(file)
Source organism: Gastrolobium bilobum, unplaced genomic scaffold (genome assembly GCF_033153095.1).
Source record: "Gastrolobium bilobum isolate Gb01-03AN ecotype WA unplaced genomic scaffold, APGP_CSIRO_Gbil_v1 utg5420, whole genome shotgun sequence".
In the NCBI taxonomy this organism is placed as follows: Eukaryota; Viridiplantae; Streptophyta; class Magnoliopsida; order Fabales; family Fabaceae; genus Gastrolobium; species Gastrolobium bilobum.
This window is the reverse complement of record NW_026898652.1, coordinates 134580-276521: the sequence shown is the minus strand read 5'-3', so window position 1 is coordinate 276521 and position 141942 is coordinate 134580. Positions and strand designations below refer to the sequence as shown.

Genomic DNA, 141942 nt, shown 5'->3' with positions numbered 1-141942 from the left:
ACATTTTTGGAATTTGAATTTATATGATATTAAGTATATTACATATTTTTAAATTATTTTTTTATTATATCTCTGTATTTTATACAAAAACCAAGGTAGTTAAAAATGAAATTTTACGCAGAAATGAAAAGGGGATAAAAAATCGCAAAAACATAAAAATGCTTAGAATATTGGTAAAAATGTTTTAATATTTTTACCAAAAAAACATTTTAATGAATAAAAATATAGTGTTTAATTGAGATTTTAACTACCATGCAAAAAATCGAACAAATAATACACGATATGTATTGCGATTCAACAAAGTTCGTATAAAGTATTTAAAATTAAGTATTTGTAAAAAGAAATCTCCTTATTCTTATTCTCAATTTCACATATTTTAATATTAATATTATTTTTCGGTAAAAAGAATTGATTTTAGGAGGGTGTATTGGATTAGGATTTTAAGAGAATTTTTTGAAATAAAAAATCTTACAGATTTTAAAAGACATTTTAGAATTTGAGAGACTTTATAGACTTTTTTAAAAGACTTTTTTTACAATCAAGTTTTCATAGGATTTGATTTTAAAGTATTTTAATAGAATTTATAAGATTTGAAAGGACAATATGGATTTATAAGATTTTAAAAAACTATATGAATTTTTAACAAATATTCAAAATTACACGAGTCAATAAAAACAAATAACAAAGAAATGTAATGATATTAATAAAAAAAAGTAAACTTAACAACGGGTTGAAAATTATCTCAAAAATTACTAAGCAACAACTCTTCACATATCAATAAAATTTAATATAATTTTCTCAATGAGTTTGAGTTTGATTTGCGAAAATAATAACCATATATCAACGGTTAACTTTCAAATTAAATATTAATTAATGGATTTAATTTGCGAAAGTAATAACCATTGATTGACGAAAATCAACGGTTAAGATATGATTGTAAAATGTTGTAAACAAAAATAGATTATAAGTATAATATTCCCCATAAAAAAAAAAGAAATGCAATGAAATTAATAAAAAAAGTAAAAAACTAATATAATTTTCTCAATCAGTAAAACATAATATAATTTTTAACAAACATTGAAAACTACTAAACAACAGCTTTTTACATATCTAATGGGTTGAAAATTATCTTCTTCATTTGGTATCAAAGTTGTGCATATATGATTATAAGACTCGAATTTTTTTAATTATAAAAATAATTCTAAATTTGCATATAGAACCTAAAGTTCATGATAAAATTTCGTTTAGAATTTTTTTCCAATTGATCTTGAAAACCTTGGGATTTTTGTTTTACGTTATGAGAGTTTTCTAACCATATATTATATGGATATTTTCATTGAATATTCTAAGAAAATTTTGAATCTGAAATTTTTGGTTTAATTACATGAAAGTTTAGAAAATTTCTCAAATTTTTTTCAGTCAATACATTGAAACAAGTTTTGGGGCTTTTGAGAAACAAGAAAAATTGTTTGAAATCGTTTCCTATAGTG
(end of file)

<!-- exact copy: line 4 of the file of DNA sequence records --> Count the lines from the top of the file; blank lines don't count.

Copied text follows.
This window is the reverse complement of record NW_026898652.1, coordinates 134580-276521: the sequence shown is the minus strand read 5'-3', so window position 1 is coordinate 276521 and position 141942 is coordinate 134580. Positions and strand designations below refer to the sequence as shown.